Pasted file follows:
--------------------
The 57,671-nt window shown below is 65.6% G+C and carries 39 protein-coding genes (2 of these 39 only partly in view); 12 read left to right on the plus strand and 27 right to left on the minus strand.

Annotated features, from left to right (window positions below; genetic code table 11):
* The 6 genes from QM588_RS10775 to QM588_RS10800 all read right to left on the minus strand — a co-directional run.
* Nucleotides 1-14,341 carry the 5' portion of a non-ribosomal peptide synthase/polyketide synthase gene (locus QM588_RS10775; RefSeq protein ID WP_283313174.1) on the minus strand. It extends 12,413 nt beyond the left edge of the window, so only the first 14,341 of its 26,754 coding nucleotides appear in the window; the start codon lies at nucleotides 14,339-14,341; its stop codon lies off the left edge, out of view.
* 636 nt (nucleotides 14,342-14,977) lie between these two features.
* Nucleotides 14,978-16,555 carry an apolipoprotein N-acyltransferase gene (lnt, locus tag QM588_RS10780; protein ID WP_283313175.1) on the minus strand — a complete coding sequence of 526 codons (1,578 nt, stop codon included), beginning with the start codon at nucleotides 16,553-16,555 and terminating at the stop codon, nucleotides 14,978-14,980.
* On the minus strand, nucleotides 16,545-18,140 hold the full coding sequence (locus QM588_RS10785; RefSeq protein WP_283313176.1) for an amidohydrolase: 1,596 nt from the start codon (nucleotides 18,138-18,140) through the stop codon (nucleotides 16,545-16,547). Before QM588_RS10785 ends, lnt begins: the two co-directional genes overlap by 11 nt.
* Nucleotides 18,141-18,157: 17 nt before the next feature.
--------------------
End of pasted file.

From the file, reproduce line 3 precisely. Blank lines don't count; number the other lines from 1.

* The 6 genes from QM588_RS10775 to QM588_RS10800 all read right to left on the minus strand — a co-directional run.